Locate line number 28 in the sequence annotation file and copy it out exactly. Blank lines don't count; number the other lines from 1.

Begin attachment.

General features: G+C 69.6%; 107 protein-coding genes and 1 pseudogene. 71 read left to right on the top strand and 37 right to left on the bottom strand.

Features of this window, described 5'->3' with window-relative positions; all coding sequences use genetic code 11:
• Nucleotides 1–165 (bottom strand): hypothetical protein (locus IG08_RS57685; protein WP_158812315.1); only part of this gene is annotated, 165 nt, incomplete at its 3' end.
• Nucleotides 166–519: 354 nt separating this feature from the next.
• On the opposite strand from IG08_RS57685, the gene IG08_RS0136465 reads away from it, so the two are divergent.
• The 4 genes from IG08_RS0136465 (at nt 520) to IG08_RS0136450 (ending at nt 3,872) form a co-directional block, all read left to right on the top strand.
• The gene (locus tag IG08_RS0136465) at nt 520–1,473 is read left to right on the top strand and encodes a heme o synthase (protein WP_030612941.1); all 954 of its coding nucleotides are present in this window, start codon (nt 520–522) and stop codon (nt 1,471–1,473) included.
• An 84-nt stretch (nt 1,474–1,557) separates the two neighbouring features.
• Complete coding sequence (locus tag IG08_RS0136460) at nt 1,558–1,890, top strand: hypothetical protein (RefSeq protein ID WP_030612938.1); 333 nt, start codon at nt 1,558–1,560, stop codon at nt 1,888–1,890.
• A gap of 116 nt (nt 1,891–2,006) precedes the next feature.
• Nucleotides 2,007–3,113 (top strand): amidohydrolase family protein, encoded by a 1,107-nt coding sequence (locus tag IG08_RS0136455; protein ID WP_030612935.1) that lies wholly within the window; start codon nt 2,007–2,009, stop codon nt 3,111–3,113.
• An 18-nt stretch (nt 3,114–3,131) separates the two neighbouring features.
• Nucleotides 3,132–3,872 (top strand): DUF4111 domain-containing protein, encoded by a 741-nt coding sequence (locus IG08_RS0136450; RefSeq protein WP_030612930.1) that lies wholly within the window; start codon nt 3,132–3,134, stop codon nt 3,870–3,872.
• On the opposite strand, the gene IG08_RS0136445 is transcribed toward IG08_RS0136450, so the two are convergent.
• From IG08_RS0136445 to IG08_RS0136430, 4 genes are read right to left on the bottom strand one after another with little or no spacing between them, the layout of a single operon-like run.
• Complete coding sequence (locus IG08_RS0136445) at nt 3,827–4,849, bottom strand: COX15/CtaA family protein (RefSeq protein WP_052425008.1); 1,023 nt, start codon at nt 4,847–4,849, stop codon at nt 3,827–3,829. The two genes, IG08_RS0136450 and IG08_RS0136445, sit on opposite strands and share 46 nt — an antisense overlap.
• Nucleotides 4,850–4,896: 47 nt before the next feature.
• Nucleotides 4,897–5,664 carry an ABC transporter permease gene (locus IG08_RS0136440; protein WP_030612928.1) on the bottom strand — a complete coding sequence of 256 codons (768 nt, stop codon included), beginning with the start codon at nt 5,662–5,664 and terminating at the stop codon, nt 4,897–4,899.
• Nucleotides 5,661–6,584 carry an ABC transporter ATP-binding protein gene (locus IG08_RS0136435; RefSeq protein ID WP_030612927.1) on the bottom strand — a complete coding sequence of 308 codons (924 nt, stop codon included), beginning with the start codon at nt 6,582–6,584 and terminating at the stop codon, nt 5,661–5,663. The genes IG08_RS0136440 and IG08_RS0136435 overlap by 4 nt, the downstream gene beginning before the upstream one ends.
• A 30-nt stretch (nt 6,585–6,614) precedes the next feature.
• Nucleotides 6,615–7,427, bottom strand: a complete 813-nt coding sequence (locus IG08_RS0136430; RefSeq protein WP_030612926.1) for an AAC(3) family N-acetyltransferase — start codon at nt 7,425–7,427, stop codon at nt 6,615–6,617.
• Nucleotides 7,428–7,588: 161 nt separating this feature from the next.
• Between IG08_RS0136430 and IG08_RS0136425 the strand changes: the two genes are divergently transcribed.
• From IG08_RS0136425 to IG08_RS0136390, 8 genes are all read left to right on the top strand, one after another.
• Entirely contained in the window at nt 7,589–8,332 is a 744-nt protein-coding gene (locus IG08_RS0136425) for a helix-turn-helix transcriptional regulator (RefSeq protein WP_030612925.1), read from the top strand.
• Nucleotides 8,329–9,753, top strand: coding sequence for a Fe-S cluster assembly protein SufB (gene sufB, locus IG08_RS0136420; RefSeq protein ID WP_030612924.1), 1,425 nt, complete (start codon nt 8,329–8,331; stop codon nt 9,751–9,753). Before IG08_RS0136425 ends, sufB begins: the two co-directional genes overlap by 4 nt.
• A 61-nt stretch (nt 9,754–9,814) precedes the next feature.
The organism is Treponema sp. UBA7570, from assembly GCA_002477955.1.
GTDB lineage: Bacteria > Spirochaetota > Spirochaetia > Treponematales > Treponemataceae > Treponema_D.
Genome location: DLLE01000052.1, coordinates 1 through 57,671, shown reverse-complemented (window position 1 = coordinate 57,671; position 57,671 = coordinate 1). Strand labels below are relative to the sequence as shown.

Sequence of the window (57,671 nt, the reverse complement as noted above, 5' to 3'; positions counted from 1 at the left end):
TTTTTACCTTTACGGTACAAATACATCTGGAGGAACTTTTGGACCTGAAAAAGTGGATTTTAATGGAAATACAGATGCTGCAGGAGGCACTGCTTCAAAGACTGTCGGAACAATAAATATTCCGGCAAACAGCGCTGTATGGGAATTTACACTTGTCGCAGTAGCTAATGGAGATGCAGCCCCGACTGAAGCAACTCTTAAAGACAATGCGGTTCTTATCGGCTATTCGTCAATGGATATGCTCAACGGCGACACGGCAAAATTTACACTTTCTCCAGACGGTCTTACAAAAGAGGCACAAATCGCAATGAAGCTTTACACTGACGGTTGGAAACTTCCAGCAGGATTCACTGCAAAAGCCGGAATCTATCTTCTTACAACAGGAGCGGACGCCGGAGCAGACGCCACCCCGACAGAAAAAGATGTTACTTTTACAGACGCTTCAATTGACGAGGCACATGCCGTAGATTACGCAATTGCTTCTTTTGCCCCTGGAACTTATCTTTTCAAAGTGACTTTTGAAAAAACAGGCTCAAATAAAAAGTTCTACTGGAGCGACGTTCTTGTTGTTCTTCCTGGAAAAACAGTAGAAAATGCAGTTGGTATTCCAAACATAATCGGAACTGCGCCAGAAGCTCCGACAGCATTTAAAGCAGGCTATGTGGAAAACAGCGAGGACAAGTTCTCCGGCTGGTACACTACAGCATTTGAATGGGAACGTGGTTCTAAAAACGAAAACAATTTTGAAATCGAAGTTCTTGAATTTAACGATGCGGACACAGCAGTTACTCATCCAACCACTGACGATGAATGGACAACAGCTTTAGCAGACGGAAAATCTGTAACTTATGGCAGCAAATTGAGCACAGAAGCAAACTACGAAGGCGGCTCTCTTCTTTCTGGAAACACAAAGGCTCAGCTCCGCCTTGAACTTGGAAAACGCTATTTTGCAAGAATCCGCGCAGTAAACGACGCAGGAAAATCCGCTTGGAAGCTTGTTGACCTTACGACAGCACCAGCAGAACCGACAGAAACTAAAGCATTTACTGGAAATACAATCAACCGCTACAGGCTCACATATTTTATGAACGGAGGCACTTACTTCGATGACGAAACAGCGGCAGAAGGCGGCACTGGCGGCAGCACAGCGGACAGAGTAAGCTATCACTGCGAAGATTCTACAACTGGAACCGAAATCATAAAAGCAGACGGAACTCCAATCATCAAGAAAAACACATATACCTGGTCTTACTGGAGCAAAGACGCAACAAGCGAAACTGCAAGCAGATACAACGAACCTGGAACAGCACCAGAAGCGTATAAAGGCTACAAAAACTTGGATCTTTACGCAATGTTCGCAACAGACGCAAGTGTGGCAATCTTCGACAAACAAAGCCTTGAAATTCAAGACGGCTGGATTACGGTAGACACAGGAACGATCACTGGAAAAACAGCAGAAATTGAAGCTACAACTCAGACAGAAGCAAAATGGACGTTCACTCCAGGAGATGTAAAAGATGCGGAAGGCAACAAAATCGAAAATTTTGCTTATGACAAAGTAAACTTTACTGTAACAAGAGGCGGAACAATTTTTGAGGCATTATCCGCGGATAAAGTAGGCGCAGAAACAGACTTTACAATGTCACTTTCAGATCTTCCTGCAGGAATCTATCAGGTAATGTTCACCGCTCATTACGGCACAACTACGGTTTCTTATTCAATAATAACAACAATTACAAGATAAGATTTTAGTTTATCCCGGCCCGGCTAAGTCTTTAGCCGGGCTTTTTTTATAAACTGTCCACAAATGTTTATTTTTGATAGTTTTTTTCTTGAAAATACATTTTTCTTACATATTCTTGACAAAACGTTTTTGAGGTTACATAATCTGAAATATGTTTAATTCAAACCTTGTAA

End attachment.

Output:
The organism is Treponema sp. UBA7570, from assembly GCA_002477955.1.